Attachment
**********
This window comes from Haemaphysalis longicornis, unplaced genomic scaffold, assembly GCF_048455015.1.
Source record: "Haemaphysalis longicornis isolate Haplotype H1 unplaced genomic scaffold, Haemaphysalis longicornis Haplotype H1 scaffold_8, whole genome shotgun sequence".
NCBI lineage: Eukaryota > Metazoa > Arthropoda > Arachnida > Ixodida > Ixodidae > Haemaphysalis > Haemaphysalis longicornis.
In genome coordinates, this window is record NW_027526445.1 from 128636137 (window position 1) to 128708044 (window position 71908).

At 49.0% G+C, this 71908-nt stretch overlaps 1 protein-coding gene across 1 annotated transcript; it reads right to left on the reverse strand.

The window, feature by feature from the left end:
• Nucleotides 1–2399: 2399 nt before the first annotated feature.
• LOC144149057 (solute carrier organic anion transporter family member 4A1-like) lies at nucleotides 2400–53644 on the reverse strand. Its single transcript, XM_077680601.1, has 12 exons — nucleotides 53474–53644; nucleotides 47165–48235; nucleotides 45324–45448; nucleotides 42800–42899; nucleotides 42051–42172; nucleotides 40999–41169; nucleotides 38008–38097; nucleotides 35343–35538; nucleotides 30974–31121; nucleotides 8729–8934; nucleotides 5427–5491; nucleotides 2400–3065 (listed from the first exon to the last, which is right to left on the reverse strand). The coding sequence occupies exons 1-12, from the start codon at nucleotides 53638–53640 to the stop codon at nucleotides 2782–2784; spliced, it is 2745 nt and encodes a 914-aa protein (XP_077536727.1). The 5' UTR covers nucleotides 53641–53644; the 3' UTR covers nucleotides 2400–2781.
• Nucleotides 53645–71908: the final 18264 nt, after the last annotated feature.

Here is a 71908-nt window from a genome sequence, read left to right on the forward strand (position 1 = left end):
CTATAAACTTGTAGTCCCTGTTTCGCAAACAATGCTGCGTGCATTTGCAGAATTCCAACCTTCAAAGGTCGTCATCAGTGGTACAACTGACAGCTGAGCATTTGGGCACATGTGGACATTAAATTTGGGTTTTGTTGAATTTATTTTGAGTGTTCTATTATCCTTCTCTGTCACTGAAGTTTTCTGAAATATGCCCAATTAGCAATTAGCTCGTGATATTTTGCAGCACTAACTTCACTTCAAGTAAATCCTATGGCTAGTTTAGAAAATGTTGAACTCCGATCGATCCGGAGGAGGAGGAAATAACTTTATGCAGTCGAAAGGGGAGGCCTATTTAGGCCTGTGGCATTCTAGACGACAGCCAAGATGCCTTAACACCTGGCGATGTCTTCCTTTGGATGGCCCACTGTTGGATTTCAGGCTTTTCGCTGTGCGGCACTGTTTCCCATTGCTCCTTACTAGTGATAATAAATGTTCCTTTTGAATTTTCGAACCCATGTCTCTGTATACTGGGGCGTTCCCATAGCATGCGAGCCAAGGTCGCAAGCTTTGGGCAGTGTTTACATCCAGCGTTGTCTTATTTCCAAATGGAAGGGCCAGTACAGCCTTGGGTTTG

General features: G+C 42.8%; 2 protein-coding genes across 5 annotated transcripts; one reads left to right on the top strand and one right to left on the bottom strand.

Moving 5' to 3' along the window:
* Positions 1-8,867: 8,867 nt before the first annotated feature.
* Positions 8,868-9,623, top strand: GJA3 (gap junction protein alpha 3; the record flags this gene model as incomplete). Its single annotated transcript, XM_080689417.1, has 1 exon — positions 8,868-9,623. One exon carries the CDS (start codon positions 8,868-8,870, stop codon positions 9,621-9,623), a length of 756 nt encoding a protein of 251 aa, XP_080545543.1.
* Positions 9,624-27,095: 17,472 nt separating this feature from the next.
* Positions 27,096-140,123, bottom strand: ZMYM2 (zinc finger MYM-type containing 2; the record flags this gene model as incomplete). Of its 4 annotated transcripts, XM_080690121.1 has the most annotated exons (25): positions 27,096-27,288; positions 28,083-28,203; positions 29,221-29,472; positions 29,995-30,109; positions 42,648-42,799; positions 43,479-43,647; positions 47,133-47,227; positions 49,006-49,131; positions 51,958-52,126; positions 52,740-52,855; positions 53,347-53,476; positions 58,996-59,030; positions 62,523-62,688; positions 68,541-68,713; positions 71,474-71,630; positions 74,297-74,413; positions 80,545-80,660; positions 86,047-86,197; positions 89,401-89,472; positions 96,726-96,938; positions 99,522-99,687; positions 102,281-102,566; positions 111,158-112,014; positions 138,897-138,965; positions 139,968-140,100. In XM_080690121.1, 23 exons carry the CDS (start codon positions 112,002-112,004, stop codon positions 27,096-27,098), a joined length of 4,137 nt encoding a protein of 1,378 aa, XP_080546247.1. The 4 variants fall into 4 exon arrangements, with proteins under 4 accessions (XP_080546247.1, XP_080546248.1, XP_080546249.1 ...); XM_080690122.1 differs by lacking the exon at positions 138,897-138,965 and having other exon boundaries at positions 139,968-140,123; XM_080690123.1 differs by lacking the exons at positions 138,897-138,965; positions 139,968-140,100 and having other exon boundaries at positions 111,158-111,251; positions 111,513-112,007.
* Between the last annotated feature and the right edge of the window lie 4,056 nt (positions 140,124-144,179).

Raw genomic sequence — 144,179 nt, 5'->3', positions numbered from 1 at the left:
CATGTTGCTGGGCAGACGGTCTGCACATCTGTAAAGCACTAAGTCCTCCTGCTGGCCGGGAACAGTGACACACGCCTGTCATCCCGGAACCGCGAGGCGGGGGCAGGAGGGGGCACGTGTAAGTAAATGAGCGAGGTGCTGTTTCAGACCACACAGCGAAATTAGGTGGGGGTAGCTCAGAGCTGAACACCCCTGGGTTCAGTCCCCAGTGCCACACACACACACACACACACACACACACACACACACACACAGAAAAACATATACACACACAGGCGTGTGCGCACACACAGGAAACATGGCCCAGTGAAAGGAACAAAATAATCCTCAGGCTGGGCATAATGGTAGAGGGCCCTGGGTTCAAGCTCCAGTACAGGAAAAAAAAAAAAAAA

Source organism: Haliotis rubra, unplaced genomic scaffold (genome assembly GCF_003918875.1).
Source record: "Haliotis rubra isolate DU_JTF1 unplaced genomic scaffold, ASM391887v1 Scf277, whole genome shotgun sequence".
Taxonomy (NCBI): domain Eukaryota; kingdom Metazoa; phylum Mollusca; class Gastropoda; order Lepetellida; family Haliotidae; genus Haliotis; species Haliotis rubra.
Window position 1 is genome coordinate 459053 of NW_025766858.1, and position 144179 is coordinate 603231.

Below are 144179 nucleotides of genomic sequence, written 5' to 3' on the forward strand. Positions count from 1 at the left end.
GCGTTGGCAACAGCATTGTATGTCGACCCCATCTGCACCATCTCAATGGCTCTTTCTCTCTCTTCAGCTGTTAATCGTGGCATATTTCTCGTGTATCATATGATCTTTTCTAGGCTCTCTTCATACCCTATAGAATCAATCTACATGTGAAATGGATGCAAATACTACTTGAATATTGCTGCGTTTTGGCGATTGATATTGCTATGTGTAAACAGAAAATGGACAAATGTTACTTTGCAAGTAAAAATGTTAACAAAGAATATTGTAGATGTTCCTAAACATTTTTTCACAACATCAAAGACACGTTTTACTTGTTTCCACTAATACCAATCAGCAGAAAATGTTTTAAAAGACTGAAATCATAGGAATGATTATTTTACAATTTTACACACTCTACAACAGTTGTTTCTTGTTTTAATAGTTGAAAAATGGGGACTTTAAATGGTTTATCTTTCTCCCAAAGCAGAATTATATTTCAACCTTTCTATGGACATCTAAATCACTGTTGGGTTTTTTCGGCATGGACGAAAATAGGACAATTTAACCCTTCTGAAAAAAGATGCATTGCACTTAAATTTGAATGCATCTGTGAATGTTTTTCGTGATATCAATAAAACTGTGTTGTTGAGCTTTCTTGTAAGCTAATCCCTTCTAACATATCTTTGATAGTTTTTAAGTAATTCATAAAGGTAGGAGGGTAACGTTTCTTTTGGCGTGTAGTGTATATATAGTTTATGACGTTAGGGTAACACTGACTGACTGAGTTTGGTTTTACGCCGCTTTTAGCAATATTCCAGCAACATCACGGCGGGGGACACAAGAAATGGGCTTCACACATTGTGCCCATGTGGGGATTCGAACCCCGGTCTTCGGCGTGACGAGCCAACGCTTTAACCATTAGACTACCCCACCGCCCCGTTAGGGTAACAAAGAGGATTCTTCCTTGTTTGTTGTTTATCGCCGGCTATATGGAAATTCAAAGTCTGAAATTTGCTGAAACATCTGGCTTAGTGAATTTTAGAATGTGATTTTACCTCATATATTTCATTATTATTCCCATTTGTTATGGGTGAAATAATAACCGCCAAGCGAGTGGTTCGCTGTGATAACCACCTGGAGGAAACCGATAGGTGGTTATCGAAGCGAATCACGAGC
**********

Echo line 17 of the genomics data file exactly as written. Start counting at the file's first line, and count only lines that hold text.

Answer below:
* Positions 27,096-140,123, bottom strand: ZMYM2 (zinc finger MYM-type containing 2; the record flags this gene model as incomplete). Of its 4 annotated transcripts, XM_080690121.1 has the most annotated exons (25): positions 27,096-27,288; positions 28,083-28,203; positions 29,221-29,472; positions 29,995-30,109; positions 42,648-42,799; positions 43,479-43,647; positions 47,133-47,227; positions 49,006-49,131; positions 51,958-52,126; positions 52,740-52,855; positions 53,347-53,476; positions 58,996-59,030; positions 62,523-62,688; positions 68,541-68,713; positions 71,474-71,630; positions 74,297-74,413; positions 80,545-80,660; positions 86,047-86,197; positions 89,401-89,472; positions 96,726-96,938; positions 99,522-99,687; positions 102,281-102,566; positions 111,158-112,014; positions 138,897-138,965; positions 139,968-140,100. In XM_080690121.1, 23 exons carry the CDS (start codon positions 112,002-112,004, stop codon positions 27,096-27,098), a joined length of 4,137 nt encoding a protein of 1,378 aa, XP_080546247.1. The 4 variants fall into 4 exon arrangements, with proteins under 4 accessions (XP_080546247.1, XP_080546248.1, XP_080546249.1 ...); XM_080690122.1 differs by lacking the exon at positions 138,897-138,965 and having other exon boundaries at positions 139,968-140,123; XM_080690123.1 differs by lacking the exons at positions 138,897-138,965; positions 139,968-140,100 and having other exon boundaries at positions 111,158-111,251; positions 111,513-112,007.